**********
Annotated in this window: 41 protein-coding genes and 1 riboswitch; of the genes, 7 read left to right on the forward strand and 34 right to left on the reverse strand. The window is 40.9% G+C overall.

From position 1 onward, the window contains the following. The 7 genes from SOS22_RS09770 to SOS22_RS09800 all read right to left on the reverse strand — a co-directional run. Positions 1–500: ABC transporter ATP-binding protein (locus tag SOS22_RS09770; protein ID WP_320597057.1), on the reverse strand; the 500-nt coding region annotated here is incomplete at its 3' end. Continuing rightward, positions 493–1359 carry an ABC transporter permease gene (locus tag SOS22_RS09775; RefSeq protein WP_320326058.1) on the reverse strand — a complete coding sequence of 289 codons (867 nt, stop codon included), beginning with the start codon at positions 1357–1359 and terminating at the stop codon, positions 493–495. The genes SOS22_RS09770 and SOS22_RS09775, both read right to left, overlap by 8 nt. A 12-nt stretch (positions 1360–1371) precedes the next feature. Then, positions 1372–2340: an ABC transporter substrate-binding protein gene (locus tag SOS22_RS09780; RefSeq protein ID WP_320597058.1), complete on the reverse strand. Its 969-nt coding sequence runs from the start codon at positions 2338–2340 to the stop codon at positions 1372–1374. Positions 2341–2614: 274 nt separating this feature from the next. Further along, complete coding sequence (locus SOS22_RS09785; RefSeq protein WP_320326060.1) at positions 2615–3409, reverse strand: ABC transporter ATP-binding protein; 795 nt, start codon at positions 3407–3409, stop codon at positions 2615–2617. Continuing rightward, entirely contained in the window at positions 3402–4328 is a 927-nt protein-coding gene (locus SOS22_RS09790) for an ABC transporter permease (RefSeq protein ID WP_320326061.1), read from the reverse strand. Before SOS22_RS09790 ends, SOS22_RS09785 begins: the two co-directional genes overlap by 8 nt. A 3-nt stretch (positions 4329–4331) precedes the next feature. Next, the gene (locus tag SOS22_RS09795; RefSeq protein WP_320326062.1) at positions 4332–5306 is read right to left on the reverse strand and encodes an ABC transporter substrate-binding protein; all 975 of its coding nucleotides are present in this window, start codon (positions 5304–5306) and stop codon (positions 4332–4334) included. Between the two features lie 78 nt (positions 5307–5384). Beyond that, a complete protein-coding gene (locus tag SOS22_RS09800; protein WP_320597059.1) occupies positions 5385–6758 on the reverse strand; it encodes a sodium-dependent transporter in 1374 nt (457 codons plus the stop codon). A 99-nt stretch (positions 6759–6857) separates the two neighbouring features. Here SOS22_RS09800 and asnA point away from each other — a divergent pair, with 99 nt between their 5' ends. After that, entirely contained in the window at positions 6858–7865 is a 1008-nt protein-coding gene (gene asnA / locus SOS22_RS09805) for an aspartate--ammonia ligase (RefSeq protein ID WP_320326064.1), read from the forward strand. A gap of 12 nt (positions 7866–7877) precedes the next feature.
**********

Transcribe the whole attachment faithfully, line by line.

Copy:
Annotated in this window: 41 protein-coding genes and 1 riboswitch; of the genes, 7 read left to right on the forward strand and 34 right to left on the reverse strand. The window is 40.9% G+C overall.

From position 1 onward, the window contains the following. The 7 genes from SOS22_RS09770 to SOS22_RS09800 all read right to left on the reverse strand — a co-directional run. Positions 1–500: ABC transporter ATP-binding protein (locus tag SOS22_RS09770; protein ID WP_320597057.1), on the reverse strand; the 500-nt coding region annotated here is incomplete at its 3' end. Continuing rightward, positions 493–1359 carry an ABC transporter permease gene (locus tag SOS22_RS09775; RefSeq protein WP_320326058.1) on the reverse strand — a complete coding sequence of 289 codons (867 nt, stop codon included), beginning with the start codon at positions 1357–1359 and terminating at the stop codon, positions 493–495. The genes SOS22_RS09770 and SOS22_RS09775, both read right to left, overlap by 8 nt. A 12-nt stretch (positions 1360–1371) precedes the next feature. Then, positions 1372–2340: an ABC transporter substrate-binding protein gene (locus tag SOS22_RS09780; RefSeq protein ID WP_320597058.1), complete on the reverse strand. Its 969-nt coding sequence runs from the start codon at positions 2338–2340 to the stop codon at positions 1372–1374. Positions 2341–2614: 274 nt separating this feature from the next. Further along, complete coding sequence (locus SOS22_RS09785; RefSeq protein WP_320326060.1) at positions 2615–3409, reverse strand: ABC transporter ATP-binding protein; 795 nt, start codon at positions 3407–3409, stop codon at positions 2615–2617. Continuing rightward, entirely contained in the window at positions 3402–4328 is a 927-nt protein-coding gene (locus SOS22_RS09790) for an ABC transporter permease (RefSeq protein ID WP_320326061.1), read from the reverse strand. Before SOS22_RS09790 ends, SOS22_RS09785 begins: the two co-directional genes overlap by 8 nt. A 3-nt stretch (positions 4329–4331) precedes the next feature. Next, the gene (locus tag SOS22_RS09795; RefSeq protein WP_320326062.1) at positions 4332–5306 is read right to left on the reverse strand and encodes an ABC transporter substrate-binding protein; all 975 of its coding nucleotides are present in this window, start codon (positions 5304–5306) and stop codon (positions 4332–4334) included. Between the two features lie 78 nt (positions 5307–5384). Beyond that, a complete protein-coding gene (locus tag SOS22_RS09800; protein WP_320597059.1) occupies positions 5385–6758 on the reverse strand; it encodes a sodium-dependent transporter in 1374 nt (457 codons plus the stop codon). A 99-nt stretch (positions 6759–6857) separates the two neighbouring features. Here SOS22_RS09800 and asnA point away from each other — a divergent pair, with 99 nt between their 5' ends. After that, entirely contained in the window at positions 6858–7865 is a 1008-nt protein-coding gene (gene asnA / locus SOS22_RS09805) for an aspartate--ammonia ligase (RefSeq protein ID WP_320326064.1), read from the forward strand. A gap of 12 nt (positions 7866–7877) precedes the next feature.